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One-on-one meeting advice for managers and employees

I have weekly one-on-ones with my boss and direct reports.
Meeting regularly with my boss is an important element of my work week. I use the time to explore ideas, ask for broader company information, and request additional help for some initiatives. So I find it strange when I talk to people that rarely meet with boss. I’m not sure how they stay connected to the broader organization.

What’s my mentor have to say?
Recently, during a discussion with my business and career mentor I asked for advice on how to make the best use of the one-on-one meetings as both a manager and employee. He advised me to to use the meeting to discuss the goals and objectives I am trying to achieve and how the boss can help. In his experience, the biggest value is when the manager can help the employee to clear obstacles and stay in alignment with the business. Both the manager and the employee have responsibilities to make the meeting successful.

Advice for managers going to a one-on-one: Listen before speaking.
Let the employee speak first. Remember, this is valuable time for them get guidance and relay information. It’s not about running down a checklist from the boss, it’s about creating engagement and solving problems. So give the employee the chance to set the agenda and talk first. In this way, the employee can seek help and guidance in the areas most pressing for them.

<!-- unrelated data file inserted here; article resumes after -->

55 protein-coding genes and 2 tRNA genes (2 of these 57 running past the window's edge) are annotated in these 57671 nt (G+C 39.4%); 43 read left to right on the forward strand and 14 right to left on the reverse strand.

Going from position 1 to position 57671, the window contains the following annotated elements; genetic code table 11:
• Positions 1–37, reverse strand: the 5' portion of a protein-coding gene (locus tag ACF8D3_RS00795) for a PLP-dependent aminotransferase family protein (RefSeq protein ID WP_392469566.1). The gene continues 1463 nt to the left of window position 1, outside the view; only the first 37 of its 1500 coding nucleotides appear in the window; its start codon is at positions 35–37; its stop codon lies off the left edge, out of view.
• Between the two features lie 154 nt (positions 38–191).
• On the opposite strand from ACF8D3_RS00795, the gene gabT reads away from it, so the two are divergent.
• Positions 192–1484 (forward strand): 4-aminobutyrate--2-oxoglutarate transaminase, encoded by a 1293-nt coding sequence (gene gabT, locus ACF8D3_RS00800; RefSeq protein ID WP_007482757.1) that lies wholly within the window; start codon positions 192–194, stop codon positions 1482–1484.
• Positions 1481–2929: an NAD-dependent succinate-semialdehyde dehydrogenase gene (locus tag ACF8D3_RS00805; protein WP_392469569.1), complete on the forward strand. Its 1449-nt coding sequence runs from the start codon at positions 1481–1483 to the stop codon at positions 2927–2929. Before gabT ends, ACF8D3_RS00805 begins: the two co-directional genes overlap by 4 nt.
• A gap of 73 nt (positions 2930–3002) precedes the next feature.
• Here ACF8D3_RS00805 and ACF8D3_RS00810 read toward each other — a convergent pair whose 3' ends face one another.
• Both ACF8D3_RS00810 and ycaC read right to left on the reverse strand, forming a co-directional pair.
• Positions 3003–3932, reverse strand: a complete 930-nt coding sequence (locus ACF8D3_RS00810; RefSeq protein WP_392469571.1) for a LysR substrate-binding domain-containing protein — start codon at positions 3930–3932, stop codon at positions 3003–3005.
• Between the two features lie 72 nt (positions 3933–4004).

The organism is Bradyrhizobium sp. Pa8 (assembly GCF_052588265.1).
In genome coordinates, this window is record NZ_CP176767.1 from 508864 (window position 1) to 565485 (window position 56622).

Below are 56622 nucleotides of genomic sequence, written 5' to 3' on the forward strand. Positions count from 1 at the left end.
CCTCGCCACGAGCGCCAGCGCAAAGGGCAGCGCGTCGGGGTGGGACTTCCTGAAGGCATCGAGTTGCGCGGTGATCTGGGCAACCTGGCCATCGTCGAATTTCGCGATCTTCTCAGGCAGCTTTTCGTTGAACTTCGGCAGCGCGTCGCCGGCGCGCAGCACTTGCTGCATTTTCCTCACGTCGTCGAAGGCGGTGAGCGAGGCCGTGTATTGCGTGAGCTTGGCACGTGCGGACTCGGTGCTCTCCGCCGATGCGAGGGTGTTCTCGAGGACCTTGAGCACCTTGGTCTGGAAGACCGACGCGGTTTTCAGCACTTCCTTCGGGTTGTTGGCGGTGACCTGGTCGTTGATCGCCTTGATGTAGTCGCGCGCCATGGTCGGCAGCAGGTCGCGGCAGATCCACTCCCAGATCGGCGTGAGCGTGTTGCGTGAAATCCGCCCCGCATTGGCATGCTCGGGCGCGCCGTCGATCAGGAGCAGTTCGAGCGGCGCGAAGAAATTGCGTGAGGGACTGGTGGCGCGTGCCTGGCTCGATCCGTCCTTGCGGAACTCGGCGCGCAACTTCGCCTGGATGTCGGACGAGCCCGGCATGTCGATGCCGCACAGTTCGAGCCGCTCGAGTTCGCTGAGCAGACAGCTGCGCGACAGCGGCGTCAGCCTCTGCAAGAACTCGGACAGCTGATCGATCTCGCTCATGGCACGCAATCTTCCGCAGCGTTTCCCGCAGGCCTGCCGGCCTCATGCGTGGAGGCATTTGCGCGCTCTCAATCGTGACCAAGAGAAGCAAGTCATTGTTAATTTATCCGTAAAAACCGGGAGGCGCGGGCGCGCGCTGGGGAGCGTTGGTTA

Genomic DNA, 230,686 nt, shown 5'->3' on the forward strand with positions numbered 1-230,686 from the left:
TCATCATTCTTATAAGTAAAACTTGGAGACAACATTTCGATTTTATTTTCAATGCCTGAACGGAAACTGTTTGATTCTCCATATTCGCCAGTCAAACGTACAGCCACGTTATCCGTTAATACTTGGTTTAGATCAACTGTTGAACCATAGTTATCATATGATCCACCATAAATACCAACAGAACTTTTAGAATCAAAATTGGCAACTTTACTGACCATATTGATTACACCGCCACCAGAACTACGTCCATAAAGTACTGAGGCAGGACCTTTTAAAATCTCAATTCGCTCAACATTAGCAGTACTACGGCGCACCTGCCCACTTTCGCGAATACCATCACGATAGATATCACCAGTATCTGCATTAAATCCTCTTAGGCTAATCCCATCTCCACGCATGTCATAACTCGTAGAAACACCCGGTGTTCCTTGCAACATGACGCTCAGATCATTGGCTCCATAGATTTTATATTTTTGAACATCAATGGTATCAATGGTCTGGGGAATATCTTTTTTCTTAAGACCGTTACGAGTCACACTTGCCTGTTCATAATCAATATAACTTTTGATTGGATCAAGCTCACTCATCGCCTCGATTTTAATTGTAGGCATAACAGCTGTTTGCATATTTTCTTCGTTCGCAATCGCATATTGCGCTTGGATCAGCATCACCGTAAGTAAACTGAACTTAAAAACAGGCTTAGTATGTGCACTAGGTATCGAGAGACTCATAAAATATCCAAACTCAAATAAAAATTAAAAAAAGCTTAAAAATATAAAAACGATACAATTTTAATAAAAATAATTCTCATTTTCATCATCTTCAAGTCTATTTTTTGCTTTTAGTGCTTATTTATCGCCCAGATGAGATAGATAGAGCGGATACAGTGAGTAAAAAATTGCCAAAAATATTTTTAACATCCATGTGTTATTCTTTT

But what if the employee has nothing to say? That could mean the employee isn’t engaged with their work of that they are in the wrong job. I’ve discussed this topic with other managers and I often hear that they don’t have trouble filling the one-on-one time because the employees are eager to share their needs and status updates. If time permits, or if there is a particular pressing need, then the boss can cover topics of need.

Advice for employees going to a one-on-one: Articulate a vision and propose solutions.
Innovation isn’t just a buzz word to make people feel good. Use the time with your boss to share ideas and a vision that is greater than your current job. Stretch ideas to cover broader solutions for clients and cost savings for your company. Impactful ideas often originate with those closer to the work because they see more of the details of the business operations and how it effects revenue and customer interaction. So articulate a bigger vision around current processes, products, and solutions.

It’s easy to get caught in the trap of complaining about processes and the task list. But remember, all employees must navigate legal guidelines, industry regulations, internal processes, budgets, etc. A better way is to acknowledge the restrictions and then propose solutions. So for each complaint, have an alternate solution ready to discuss. It may not always be possible to remove the obstruction, but show the boss that you are thinking about how to best create work more efficiently. Remember, your boss may have received the promotion to their position because they found ways to get things done despite the same set of obstacles.

What about you?
What are some learnings you have from regular one-on-one meetings with your manager or employees?